Triglycerides and total serum cholesterol in rotator cuff tears: do they matter?
- 1Department of Orthopaedic and Trauma Surgery, University Campus Bio-Medico of Rome, Rome, Italy
- 2Research Unit FREMAP Hospital, Madrid, Spain
- 3Centre for Sports and Exercise Medicine, Barts and The London School of Medicine and Dentistry, Mile End Hospital, London, UK
- Correspondence to Prof Nicola Maffulli, Centre Lead and Professor of Sports and Exercise Medicine, Consultant Trauma and Orthopaedic Surgeon, Centre for Sports and Exercise Medicine, Barts and The London School of Medicine and Dentistry, Mile End Hospital, 275 Bancroft Rd, London E1 4DG, UK;
- Accepted 19 March 2009
- Published Online First 8 April 2009
Objective In this study, the serum triglycerides and total serum cholesterol levels in patients with rotator cuff tear were determined.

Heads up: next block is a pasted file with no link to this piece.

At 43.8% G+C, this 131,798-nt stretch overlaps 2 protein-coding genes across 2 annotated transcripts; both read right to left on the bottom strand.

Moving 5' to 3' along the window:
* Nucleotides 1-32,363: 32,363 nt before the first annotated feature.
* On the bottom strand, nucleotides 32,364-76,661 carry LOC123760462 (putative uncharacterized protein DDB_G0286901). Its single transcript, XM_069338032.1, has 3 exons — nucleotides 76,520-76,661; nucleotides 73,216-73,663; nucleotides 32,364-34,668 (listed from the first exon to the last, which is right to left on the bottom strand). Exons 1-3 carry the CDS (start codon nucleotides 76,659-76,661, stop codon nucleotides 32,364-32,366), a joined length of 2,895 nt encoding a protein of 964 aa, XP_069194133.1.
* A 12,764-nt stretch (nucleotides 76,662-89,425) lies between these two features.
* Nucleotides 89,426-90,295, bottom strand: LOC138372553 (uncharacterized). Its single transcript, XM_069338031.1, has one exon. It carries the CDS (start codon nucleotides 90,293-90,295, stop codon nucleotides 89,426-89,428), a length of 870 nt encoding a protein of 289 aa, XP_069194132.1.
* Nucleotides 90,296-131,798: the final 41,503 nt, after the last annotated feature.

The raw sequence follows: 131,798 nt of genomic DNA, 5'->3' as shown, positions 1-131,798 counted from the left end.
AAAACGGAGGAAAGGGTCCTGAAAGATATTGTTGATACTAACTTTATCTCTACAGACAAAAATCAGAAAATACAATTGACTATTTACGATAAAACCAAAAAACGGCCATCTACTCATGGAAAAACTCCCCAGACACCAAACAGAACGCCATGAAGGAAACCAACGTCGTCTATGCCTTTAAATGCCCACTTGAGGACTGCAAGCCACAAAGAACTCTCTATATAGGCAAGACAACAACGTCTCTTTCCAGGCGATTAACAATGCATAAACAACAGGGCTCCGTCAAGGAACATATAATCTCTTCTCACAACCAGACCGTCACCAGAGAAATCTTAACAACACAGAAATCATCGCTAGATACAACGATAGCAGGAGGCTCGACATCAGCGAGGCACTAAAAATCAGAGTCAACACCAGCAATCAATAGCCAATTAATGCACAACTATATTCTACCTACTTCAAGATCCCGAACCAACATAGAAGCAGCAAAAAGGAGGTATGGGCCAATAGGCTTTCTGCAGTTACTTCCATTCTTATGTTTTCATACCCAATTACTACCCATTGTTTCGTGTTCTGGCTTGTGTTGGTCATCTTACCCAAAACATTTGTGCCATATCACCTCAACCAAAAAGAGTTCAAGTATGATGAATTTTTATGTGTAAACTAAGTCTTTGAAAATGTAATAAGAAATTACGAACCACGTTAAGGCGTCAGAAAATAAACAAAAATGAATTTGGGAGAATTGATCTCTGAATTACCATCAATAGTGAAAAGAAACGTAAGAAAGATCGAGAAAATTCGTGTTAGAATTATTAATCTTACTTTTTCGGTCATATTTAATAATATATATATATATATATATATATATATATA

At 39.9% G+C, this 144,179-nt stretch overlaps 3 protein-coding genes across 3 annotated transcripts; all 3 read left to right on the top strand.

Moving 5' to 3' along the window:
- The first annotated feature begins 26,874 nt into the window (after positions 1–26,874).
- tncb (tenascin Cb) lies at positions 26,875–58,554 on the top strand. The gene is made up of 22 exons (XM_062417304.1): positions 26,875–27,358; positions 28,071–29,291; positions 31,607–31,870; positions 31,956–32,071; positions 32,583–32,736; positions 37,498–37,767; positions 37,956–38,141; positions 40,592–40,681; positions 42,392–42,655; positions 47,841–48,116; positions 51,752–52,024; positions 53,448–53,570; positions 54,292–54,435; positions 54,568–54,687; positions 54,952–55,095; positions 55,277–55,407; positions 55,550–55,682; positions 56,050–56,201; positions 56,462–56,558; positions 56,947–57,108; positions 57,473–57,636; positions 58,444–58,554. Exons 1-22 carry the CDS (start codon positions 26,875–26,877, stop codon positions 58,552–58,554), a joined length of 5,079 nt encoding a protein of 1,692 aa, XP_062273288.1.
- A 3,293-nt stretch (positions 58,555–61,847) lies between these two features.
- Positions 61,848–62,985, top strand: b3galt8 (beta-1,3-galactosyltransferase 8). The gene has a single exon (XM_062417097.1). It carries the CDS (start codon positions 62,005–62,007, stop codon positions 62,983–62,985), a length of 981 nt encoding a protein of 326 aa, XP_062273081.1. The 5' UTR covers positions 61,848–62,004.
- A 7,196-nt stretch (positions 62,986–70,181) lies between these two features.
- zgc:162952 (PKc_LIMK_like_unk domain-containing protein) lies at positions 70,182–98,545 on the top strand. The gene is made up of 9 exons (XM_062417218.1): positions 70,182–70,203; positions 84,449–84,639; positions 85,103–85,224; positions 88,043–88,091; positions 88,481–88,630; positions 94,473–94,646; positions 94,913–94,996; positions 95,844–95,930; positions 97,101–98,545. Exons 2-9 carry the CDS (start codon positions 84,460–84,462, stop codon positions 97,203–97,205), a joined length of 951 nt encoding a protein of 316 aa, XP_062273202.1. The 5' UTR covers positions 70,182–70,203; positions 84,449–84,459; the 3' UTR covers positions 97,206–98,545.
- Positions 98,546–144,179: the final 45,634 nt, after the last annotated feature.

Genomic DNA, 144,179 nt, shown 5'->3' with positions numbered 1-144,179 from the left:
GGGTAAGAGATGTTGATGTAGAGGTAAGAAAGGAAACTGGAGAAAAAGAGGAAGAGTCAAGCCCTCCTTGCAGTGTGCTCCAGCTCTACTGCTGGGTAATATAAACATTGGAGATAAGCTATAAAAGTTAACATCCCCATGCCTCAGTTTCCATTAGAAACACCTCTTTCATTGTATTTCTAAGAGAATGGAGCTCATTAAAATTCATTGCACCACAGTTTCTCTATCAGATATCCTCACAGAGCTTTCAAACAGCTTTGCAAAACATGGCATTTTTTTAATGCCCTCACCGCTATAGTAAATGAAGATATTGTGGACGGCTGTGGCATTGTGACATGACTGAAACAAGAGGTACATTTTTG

Design Frequency-matched case-control study.
Setting University teaching hospital.
Participants 240 individuals who were operated on at our institution were included in the study. 120 patients (45 men and 75 women; mean age 64.86 years, range 40 to 83 years) who underwent arthroscopic repair of a rotator cuff tear were included in group 1. 120 patients (45 men and 75 women; mean age 63.91 years, range 38 to 78 years) who underwent arthroscopic meniscectomy for a meniscal tear and had no evidence of shoulder pathology were included in group 2 (control group). These patients were frequency-matched by age (within 3 years) and sex with patients of group 1.
Main outcome measures Measurement of serum triglyceride and total cholesterol concentrations.
Results When comparing the two groups, there was no difference either in serum triglyceride concentration or total serum cholesterol concentration.
Conclusions There appears to be no association between serum triglyceride concentration and total serum cholesterol concentration in rotator cuff tears.
Competing interests None.
Ethics approval All procedures described in this study were approved by the Ethics Committee of our institution.
Provenance and peer review Not commissioned; externally peer reviewed.